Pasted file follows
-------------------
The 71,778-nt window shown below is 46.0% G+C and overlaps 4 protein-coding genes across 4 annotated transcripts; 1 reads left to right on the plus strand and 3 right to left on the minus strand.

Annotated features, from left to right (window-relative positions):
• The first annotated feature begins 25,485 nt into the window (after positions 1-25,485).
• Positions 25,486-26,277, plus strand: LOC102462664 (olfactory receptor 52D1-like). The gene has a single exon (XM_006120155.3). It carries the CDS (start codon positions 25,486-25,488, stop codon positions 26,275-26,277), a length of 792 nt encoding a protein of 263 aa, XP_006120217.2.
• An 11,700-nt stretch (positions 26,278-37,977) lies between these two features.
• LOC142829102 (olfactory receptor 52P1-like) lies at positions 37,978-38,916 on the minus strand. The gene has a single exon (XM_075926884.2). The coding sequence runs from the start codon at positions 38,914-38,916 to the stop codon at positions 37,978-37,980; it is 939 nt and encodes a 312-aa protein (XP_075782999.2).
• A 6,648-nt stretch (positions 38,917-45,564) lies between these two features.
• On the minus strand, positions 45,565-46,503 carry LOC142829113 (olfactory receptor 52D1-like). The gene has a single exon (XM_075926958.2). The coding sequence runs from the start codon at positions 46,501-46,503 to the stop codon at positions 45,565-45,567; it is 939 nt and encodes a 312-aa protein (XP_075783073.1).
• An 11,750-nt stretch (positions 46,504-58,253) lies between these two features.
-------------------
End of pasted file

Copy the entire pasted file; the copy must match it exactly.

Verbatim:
The 71,778-nt window shown below is 46.0% G+C and overlaps 4 protein-coding genes across 4 annotated transcripts; 1 reads left to right on the plus strand and 3 right to left on the minus strand.

Annotated features, from left to right (window-relative positions):
• The first annotated feature begins 25,485 nt into the window (after positions 1-25,485).
• Positions 25,486-26,277, plus strand: LOC102462664 (olfactory receptor 52D1-like). The gene has a single exon (XM_006120155.3). It carries the CDS (start codon positions 25,486-25,488, stop codon positions 26,275-26,277), a length of 792 nt encoding a protein of 263 aa, XP_006120217.2.
• An 11,700-nt stretch (positions 26,278-37,977) lies between these two features.
• LOC142829102 (olfactory receptor 52P1-like) lies at positions 37,978-38,916 on the minus strand. The gene has a single exon (XM_075926884.2). The coding sequence runs from the start codon at positions 38,914-38,916 to the stop codon at positions 37,978-37,980; it is 939 nt and encodes a 312-aa protein (XP_075782999.2).
• A 6,648-nt stretch (positions 38,917-45,564) lies between these two features.
• On the minus strand, positions 45,565-46,503 carry LOC142829113 (olfactory receptor 52D1-like). The gene has a single exon (XM_075926958.2). The coding sequence runs from the start codon at positions 46,501-46,503 to the stop codon at positions 45,565-45,567; it is 939 nt and encodes a 312-aa protein (XP_075783073.1).
• An 11,750-nt stretch (positions 46,504-58,253) lies between these two features.